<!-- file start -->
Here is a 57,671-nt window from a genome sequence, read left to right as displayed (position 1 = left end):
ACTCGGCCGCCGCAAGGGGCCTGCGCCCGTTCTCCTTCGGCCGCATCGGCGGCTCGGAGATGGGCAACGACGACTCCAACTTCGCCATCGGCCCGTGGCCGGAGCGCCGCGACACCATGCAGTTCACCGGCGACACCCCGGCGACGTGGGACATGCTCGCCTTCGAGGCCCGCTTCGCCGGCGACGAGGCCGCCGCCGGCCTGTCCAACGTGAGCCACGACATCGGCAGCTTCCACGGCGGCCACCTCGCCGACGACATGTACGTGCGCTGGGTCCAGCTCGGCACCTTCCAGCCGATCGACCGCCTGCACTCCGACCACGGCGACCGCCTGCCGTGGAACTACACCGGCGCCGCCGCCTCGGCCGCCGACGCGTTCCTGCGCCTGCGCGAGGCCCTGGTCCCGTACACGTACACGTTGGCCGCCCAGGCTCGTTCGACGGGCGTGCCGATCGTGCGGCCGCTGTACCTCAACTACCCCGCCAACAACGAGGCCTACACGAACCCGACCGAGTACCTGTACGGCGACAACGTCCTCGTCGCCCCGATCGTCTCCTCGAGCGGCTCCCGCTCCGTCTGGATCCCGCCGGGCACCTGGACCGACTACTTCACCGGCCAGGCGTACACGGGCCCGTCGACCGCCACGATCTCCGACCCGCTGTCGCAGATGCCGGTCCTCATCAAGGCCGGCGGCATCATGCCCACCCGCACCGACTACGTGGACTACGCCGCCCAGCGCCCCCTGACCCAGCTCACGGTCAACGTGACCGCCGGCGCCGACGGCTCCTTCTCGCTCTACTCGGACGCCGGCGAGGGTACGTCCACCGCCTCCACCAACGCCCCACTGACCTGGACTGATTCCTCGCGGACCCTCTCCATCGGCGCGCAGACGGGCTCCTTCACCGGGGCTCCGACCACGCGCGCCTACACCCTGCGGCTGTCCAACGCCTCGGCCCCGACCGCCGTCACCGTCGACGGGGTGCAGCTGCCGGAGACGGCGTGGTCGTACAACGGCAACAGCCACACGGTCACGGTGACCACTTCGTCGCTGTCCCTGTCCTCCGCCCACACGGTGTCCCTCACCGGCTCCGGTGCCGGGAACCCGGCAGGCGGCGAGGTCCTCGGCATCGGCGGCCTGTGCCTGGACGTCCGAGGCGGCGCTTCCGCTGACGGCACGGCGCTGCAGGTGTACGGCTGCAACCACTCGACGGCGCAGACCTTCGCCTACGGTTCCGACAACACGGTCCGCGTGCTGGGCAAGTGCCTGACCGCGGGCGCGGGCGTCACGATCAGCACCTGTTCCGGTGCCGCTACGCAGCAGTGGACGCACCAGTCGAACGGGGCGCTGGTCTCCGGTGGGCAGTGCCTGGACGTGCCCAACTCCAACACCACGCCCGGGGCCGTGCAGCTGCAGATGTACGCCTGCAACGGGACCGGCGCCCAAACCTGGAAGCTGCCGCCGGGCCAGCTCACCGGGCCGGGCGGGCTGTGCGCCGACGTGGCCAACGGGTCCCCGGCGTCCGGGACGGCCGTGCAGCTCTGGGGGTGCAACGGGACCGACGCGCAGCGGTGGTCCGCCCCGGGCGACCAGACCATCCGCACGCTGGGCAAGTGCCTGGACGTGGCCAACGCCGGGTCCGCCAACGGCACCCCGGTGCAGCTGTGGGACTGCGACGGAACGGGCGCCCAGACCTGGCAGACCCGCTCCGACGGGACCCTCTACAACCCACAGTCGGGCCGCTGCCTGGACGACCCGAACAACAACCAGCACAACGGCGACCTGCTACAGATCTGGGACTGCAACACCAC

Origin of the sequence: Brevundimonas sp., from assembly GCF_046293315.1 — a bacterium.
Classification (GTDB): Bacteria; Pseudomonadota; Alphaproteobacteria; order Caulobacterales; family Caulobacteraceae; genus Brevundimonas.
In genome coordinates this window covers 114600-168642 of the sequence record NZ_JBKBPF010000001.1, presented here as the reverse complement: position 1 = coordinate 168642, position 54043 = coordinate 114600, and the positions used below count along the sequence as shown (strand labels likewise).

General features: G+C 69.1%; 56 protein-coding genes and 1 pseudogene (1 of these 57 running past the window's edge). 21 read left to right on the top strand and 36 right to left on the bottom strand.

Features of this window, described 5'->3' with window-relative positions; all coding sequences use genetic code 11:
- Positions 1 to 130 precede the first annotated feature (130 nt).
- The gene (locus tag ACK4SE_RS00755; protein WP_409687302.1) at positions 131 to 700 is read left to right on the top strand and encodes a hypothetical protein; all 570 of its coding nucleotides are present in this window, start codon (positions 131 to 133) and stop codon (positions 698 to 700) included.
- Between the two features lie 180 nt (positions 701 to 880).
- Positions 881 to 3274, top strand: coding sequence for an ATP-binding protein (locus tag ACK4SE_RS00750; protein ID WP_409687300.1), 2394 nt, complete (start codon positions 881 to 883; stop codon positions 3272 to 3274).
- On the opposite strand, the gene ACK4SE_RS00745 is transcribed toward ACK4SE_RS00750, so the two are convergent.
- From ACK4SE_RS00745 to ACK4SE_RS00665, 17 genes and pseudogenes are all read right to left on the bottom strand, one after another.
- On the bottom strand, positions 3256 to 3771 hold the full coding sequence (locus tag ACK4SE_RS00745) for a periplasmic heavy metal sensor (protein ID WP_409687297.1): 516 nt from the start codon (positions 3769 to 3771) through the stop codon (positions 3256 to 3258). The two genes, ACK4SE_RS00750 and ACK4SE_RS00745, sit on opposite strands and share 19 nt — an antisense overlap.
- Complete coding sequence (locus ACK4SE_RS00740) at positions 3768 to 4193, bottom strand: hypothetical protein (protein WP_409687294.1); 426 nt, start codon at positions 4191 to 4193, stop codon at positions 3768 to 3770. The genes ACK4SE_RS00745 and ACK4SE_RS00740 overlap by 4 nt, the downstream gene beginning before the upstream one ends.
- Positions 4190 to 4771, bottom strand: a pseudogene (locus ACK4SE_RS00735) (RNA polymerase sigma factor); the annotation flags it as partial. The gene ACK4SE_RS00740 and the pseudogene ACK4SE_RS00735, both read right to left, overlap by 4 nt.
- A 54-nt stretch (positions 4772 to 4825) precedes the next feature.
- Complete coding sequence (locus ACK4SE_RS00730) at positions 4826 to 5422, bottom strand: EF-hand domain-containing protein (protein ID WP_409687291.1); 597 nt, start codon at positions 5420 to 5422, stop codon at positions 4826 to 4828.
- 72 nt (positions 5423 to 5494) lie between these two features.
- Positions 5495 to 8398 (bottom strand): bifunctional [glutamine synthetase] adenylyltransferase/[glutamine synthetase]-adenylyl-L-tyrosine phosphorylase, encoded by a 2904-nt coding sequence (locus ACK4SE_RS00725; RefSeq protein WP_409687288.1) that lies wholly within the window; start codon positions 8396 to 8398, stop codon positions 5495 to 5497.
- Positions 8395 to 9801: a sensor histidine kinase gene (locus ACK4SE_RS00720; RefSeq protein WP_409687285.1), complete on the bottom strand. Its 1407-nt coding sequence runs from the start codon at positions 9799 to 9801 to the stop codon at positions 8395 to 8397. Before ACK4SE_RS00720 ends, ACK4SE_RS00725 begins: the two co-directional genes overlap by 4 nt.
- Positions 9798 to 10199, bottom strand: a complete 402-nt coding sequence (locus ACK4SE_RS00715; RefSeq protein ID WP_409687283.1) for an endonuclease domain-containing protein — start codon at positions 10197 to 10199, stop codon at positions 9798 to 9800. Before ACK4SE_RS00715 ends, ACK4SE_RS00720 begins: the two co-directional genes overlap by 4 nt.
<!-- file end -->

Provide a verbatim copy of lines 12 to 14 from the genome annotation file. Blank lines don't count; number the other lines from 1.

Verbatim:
- On the opposite strand, the gene ACK4SE_RS00745 is transcribed toward ACK4SE_RS00750, so the two are convergent.
- From ACK4SE_RS00745 to ACK4SE_RS00665, 17 genes and pseudogenes are all read right to left on the bottom strand, one after another.
- On the bottom strand, positions 3256 to 3771 hold the full coding sequence (locus tag ACK4SE_RS00745) for a periplasmic heavy metal sensor (protein ID WP_409687297.1): 516 nt from the start codon (positions 3769 to 3771) through the stop codon (positions 3256 to 3258). The two genes, ACK4SE_RS00750 and ACK4SE_RS00745, sit on opposite strands and share 19 nt — an antisense overlap.